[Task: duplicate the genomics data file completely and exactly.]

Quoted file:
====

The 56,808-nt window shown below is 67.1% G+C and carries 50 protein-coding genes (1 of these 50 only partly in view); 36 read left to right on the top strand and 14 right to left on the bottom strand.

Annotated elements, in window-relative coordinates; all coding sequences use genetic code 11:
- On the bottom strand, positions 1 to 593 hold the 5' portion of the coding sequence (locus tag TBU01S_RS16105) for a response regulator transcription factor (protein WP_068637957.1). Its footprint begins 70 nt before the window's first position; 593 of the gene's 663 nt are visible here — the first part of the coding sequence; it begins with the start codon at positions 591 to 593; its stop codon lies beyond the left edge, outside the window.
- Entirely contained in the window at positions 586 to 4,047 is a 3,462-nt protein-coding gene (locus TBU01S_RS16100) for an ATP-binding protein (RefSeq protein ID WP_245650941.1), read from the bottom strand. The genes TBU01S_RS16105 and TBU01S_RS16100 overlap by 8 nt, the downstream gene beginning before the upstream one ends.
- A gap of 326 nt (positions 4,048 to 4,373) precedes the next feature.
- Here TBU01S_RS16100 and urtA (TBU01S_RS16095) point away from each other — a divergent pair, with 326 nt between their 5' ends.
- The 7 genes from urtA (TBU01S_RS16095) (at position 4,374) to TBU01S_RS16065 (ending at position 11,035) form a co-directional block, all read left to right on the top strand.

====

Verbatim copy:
The 56,808-nt window shown below is 67.1% G+C and carries 50 protein-coding genes (1 of these 50 only partly in view); 36 read left to right on the top strand and 14 right to left on the bottom strand.

Annotated elements, in window-relative coordinates; all coding sequences use genetic code 11:
- On the bottom strand, positions 1 to 593 hold the 5' portion of the coding sequence (locus tag TBU01S_RS16105) for a response regulator transcription factor (protein WP_068637957.1). Its footprint begins 70 nt before the window's first position; 593 of the gene's 663 nt are visible here — the first part of the coding sequence; it begins with the start codon at positions 591 to 593; its stop codon lies beyond the left edge, outside the window.
- Entirely contained in the window at positions 586 to 4,047 is a 3,462-nt protein-coding gene (locus TBU01S_RS16100) for an ATP-binding protein (RefSeq protein ID WP_245650941.1), read from the bottom strand. The genes TBU01S_RS16105 and TBU01S_RS16100 overlap by 8 nt, the downstream gene beginning before the upstream one ends.
- A gap of 326 nt (positions 4,048 to 4,373) precedes the next feature.
- Here TBU01S_RS16100 and urtA (TBU01S_RS16095) point away from each other — a divergent pair, with 326 nt between their 5' ends.
- The 7 genes from urtA (TBU01S_RS16095) (at position 4,374) to TBU01S_RS16065 (ending at position 11,035) form a co-directional block, all read left to right on the top strand.